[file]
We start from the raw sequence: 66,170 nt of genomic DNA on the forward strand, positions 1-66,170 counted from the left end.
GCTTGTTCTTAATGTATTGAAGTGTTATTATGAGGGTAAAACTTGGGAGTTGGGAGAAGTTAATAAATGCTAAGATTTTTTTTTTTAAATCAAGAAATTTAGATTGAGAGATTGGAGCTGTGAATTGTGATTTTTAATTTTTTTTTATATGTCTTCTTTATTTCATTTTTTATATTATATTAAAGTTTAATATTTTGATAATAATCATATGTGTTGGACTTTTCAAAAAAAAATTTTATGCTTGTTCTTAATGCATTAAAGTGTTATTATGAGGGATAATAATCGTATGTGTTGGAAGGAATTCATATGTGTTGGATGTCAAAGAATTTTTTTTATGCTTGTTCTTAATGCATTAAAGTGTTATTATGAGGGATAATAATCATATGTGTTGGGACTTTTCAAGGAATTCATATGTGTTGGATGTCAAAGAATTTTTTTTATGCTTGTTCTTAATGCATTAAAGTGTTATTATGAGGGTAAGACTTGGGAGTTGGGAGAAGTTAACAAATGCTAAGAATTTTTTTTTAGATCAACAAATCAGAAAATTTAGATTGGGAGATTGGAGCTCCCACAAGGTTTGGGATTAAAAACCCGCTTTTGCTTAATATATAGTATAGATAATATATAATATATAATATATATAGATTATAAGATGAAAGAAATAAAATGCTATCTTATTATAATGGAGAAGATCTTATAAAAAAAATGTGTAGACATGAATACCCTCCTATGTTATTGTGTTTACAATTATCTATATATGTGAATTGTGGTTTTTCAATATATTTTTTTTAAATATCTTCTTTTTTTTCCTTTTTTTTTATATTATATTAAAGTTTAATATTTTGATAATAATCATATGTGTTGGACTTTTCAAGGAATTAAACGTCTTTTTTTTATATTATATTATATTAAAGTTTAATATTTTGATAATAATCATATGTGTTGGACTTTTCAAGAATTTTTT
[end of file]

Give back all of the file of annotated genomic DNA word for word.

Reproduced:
We start from the raw sequence: 66,170 nt of genomic DNA on the forward strand, positions 1-66,170 counted from the left end.
GCTTGTTCTTAATGTATTGAAGTGTTATTATGAGGGTAAAACTTGGGAGTTGGGAGAAGTTAATAAATGCTAAGATTTTTTTTTTTAAATCAAGAAATTTAGATTGAGAGATTGGAGCTGTGAATTGTGATTTTTAATTTTTTTTTATATGTCTTCTTTATTTCATTTTTTATATTATATTAAAGTTTAATATTTTGATAATAATCATATGTGTTGGACTTTTCAAAAAAAAATTTTATGCTTGTTCTTAATGCATTAAAGTGTTATTATGAGGGATAATAATCGTATGTGTTGGAAGGAATTCATATGTGTTGGATGTCAAAGAATTTTTTTTATGCTTGTTCTTAATGCATTAAAGTGTTATTATGAGGGATAATAATCATATGTGTTGGGACTTTTCAAGGAATTCATATGTGTTGGATGTCAAAGAATTTTTTTTATGCTTGTTCTTAATGCATTAAAGTGTTATTATGAGGGTAAGACTTGGGAGTTGGGAGAAGTTAACAAATGCTAAGAATTTTTTTTTAGATCAACAAATCAGAAAATTTAGATTGGGAGATTGGAGCTCCCACAAGGTTTGGGATTAAAAACCCGCTTTTGCTTAATATATAGTATAGATAATATATAATATATAATATATATAGATTATAAGATGAAAGAAATAAAATGCTATCTTATTATAATGGAGAAGATCTTATAAAAAAAATGTGTAGACATGAATACCCTCCTATGTTATTGTGTTTACAATTATCTATATATGTGAATTGTGGTTTTTCAATATATTTTTTTTAAATATCTTCTTTTTTTTCCTTTTTTTTTATATTATATTAAAGTTTAATATTTTGATAATAATCATATGTGTTGGACTTTTCAAGGAATTAAACGTCTTTTTTTTATATTATATTATATTAAAGTTTAATATTTTGATAATAATCATATGTGTTGGACTTTTCAAGAATTTTTT